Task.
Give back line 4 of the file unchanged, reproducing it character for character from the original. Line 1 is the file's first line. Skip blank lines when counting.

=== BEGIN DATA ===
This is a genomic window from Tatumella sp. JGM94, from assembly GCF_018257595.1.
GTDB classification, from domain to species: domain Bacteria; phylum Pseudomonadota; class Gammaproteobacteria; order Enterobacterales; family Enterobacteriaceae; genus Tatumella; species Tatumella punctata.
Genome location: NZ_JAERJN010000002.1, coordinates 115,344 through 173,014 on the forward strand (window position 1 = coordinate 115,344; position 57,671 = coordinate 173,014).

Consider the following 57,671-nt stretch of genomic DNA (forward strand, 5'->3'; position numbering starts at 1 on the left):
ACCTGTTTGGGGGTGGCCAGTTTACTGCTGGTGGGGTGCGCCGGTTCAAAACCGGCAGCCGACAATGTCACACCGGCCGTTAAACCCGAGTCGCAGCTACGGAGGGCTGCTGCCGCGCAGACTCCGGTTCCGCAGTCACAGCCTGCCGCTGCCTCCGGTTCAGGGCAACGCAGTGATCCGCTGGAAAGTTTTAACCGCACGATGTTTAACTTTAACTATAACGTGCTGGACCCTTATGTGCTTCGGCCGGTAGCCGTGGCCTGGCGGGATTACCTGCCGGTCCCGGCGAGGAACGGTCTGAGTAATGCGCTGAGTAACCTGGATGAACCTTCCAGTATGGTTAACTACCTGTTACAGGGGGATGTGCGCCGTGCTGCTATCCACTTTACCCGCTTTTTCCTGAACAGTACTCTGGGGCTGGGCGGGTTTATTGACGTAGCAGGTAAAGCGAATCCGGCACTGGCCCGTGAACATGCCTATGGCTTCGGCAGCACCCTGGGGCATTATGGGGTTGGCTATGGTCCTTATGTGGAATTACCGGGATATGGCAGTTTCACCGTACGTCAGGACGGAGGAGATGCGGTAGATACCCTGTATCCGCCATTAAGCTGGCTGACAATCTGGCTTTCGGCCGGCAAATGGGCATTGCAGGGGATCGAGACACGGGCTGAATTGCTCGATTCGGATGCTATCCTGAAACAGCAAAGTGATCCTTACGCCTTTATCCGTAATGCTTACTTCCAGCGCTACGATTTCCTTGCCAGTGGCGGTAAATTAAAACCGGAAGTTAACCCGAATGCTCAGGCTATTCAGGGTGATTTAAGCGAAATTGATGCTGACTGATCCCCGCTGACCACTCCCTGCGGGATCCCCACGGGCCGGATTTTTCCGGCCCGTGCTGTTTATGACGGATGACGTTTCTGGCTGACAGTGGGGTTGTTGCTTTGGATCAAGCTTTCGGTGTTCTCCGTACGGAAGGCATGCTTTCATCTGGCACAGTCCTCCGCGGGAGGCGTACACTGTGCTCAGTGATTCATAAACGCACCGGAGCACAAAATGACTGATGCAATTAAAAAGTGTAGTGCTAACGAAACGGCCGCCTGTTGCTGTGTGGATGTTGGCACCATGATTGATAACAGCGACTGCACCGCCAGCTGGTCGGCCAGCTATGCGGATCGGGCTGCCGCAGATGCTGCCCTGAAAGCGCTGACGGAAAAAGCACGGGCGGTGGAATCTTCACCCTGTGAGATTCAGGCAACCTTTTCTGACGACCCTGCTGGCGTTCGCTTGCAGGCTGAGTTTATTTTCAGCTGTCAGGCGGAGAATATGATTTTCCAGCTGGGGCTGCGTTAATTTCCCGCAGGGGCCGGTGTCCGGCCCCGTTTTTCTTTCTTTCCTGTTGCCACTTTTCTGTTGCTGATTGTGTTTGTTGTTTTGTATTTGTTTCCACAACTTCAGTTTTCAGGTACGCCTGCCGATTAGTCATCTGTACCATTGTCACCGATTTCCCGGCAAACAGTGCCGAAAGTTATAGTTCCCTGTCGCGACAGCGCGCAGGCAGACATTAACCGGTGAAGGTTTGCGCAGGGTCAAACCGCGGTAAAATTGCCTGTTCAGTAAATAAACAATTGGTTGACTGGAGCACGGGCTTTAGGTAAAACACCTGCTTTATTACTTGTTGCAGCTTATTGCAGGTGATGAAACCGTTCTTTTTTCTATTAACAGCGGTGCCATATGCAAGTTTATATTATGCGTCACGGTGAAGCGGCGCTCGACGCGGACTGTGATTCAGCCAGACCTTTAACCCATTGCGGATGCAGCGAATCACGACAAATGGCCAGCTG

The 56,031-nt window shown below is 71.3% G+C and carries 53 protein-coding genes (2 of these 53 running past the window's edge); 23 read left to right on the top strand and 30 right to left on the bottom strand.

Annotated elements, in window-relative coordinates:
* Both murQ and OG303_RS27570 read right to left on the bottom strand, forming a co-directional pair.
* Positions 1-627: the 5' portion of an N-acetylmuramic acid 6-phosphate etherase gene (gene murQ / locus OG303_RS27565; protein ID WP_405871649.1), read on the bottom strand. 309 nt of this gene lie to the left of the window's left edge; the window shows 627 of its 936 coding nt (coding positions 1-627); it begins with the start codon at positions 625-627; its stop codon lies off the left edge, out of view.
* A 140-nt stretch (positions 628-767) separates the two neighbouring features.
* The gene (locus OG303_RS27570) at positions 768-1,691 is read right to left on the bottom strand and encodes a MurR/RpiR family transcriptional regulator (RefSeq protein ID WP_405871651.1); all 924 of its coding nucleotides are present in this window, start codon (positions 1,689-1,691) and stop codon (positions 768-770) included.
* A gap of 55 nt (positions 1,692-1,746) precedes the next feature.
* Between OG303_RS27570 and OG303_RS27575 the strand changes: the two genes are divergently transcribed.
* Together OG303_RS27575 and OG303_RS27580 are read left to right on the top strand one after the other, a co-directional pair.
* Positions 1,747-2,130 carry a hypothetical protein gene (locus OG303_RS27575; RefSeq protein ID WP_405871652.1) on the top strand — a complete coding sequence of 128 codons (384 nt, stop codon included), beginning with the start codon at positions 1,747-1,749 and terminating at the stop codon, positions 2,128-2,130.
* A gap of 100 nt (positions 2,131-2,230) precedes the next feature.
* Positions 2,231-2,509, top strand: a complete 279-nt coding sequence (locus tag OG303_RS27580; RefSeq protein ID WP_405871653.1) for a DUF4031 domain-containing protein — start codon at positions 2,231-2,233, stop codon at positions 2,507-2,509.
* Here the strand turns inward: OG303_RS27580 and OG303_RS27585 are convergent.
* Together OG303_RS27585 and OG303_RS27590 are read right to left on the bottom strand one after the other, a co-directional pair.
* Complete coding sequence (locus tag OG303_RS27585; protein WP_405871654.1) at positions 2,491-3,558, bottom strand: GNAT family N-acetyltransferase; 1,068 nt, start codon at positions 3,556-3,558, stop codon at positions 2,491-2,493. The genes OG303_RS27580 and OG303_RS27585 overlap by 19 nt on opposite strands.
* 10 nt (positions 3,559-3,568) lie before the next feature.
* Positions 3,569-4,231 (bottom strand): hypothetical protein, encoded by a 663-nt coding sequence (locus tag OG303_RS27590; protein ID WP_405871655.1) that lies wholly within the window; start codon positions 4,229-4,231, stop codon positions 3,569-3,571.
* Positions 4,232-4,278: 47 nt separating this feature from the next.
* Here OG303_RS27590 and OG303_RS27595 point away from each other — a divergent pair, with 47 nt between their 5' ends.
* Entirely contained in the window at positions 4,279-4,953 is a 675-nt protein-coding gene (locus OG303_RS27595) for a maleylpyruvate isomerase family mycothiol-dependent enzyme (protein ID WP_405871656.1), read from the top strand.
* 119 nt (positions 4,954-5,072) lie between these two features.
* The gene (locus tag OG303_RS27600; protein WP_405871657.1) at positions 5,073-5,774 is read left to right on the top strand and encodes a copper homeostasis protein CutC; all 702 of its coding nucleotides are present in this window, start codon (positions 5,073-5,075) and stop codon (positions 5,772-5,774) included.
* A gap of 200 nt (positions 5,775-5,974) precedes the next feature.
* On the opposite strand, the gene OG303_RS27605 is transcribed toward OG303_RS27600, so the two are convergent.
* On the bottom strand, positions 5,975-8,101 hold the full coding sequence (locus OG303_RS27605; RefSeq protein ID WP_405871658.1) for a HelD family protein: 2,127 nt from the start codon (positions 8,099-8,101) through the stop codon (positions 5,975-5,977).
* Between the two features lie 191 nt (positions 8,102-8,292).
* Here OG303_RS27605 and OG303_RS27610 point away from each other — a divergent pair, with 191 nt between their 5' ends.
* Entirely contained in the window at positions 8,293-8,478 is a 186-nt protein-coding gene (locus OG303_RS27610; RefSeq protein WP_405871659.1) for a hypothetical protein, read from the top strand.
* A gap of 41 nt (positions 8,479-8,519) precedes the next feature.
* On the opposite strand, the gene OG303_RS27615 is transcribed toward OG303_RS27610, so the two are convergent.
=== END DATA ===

Consider the following 57,671-nt stretch of genomic DNA (forward strand, 5'->3'; position numbering starts at 1 on the left):